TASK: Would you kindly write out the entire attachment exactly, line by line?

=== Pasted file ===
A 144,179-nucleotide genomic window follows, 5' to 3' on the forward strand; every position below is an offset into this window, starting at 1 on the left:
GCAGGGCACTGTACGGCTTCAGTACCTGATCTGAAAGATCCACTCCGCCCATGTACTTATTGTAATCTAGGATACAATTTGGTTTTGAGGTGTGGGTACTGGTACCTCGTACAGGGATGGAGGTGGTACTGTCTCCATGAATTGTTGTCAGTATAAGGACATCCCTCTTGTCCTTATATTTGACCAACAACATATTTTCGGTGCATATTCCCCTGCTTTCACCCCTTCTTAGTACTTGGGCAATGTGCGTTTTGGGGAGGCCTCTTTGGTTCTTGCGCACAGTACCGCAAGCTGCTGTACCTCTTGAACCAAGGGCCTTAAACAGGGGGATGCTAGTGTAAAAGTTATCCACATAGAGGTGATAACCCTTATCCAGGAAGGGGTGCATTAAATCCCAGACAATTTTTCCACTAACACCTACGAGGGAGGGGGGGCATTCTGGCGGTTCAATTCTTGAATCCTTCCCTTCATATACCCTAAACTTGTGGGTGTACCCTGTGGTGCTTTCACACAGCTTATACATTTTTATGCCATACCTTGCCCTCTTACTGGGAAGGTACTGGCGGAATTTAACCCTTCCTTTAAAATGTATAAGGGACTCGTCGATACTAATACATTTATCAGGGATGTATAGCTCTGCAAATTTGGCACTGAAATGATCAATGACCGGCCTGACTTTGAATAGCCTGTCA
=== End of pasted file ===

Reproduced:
A 144,179-nucleotide genomic window follows, 5' to 3' on the forward strand; every position below is an offset into this window, starting at 1 on the left:
GCAGGGCACTGTACGGCTTCAGTACCTGATCTGAAAGATCCACTCCGCCCATGTACTTATTGTAATCTAGGATACAATTTGGTTTTGAGGTGTGGGTACTGGTACCTCGTACAGGGATGGAGGTGGTACTGTCTCCATGAATTGTTGTCAGTATAAGGACATCCCTCTTGTCCTTATATTTGACCAACAACATATTTTCGGTGCATATTCCCCTGCTTTCACCCCTTCTTAGTACTTGGGCAATGTGCGTTTTGGGGAGGCCTCTTTGGTTCTTGCGCACAGTACCGCAAGCTGCTGTACCTCTTGAACCAAGGGCCTTAAACAGGGGGATGCTAGTGTAAAAGTTATCCACATAGAGGTGATAACCCTTATCCAGGAAGGGGTGCATTAAATCCCAGACAATTTTTCCACTAACACCTACGAGGGAGGGGGGGCATTCTGGCGGTTCAATTCTTGAATCCTTCCCTTCATATACCCTAAACTTGTGGGTGTACCCTGTGGTGCTTTCACACAGCTTATACATTTTTATGCCATACCTTGCCCTCTTACTGGGAAGGTACTGGCGGAATTTAACCCTTCCTTTAAAATGTATAAGGGACTCGTCGATACTAATACATTTATCAGGGATGTATAGCTCTGCAAATTTGGCACTGAAATGATCAATGACCGGCCTGACTTTGAATAGCCTGTCA